UFC 155 is set for Saturday, Dec. 29. The event is loaded with talent from top to bottom, boasts what looks to be a plethora of competitive matches and features a main event to be contested between the two best heavyweights in the world for the right to wear the UFC strap.
If you're wondering where I'm going with this, my point is simply this: UFC 155 is a very meaningful event, undoubtedly one of the most important and potentially exciting from 2012.
Only you wouldn't get that sense from the lack of attention the show has garnered from mainstream media, or MMA pundits and fans. In fact, UFC 155 has received so little fanfare that it seems half the world is still in a holiday food coma.
That's my theory, and while it's an ill-advised attempt at humor, it might not be that far from the truth.
This time of year sees a whole lot of people celebrate Christmas, Hanuka and New Year's, and there is enough going on among those events' celebrations to hold the entirety of an individual's attention.
Perhaps that is why Brock Lesnar vs. Alistair Overeem brought in just 535,000 PPV buys on New Year's Eve 2011. Not a terrible number, but not one of Lesnar's best.
Before that, a 2011 New Year's Day showdown between Frankie Edgar and Gray Maynard garnered just 260,00 PPV buys. And Rashad Evans vs. Thiago Silva saw just 300,000 people fork over PPV money the previous year.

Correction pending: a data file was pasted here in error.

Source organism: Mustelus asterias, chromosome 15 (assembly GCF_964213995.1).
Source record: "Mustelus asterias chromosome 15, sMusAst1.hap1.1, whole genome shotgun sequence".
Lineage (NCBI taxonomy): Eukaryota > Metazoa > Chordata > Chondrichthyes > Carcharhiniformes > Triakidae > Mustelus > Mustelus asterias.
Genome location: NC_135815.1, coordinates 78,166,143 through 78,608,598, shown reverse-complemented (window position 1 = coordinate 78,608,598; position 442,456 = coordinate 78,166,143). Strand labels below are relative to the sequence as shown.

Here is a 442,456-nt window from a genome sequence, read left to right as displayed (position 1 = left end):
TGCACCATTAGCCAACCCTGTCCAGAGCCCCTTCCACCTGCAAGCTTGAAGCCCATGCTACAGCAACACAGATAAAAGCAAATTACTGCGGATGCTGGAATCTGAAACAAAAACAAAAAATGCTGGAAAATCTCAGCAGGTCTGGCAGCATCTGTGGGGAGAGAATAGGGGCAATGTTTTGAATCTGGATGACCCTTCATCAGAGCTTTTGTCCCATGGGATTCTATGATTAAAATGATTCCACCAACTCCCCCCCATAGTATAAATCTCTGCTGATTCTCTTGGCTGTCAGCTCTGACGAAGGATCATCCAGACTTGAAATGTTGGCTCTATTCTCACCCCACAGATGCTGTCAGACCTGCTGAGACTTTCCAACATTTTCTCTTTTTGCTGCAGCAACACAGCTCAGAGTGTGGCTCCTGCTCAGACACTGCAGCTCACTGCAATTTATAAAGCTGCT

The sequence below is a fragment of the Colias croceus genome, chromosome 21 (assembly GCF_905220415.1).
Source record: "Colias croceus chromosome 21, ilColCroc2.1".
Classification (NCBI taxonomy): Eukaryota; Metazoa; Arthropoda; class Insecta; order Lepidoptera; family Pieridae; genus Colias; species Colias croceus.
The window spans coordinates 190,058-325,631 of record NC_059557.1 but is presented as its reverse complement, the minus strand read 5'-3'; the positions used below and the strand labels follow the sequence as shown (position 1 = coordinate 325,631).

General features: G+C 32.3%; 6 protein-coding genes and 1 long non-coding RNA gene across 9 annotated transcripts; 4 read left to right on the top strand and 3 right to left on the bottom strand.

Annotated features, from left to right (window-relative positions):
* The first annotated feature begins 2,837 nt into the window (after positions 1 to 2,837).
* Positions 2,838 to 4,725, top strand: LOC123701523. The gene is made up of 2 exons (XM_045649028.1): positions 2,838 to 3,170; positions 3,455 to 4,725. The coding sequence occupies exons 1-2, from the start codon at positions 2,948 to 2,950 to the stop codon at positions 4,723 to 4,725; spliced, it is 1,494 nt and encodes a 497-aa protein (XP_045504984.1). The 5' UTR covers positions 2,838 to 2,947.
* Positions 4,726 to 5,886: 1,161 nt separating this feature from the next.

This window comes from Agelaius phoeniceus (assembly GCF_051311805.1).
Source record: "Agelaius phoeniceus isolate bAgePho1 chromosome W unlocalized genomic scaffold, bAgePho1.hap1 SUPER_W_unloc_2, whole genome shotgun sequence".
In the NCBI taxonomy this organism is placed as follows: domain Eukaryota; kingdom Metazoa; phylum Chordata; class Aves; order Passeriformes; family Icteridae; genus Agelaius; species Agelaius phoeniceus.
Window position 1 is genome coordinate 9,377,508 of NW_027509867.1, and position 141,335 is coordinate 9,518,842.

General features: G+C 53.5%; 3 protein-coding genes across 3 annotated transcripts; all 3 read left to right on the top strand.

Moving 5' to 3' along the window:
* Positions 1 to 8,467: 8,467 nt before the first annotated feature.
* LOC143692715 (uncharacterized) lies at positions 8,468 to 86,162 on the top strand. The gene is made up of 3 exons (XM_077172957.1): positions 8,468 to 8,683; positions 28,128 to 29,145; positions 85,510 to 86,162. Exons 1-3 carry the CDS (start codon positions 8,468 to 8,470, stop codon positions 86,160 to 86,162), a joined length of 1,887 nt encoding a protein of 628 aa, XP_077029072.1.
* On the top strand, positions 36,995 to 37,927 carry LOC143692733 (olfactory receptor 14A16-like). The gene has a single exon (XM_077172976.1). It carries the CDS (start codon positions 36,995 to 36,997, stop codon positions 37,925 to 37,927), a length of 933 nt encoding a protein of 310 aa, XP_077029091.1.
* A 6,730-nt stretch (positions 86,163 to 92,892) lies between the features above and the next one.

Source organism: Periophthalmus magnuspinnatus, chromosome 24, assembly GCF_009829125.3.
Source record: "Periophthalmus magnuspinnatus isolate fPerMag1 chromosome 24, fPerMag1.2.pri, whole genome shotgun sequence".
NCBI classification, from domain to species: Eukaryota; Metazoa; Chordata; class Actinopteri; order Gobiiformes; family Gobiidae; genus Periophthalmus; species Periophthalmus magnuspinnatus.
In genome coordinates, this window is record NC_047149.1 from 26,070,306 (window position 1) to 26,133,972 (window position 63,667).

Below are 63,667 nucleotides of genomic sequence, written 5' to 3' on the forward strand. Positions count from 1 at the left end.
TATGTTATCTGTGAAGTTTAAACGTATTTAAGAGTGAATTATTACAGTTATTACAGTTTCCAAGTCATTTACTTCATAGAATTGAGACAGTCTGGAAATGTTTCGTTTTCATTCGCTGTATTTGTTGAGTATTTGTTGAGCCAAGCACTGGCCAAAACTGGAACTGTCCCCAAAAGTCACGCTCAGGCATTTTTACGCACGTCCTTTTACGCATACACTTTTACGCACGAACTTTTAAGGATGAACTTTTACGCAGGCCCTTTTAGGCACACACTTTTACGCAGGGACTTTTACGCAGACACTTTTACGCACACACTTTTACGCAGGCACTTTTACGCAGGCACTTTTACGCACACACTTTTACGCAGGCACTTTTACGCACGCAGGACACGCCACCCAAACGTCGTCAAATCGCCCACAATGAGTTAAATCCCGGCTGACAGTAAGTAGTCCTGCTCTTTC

So maybe it's as simple as that. Maybe there are a lot of people out there that just don't have the time to add a UFC event to their already loaded schedule. It seems like a mundane explanation, but there seems to be a substantial correlation between disappointing buyrates and end-of-the-year UFC cards.
While there are many who relish the thought a card like UFC 155 at any time of the year, MMA seems to get lost in the December/January shuffle for many others.
The UFC perennially stacks these cards with ample talent, yet continually, it fails to draw in PPV numbers reflective of the product it puts out.
That's a trend.
And that these cards fall either between Christmas and New Year's Eve, or on New Year's Day, can't just be happenstance.
Instead, that points to a reason.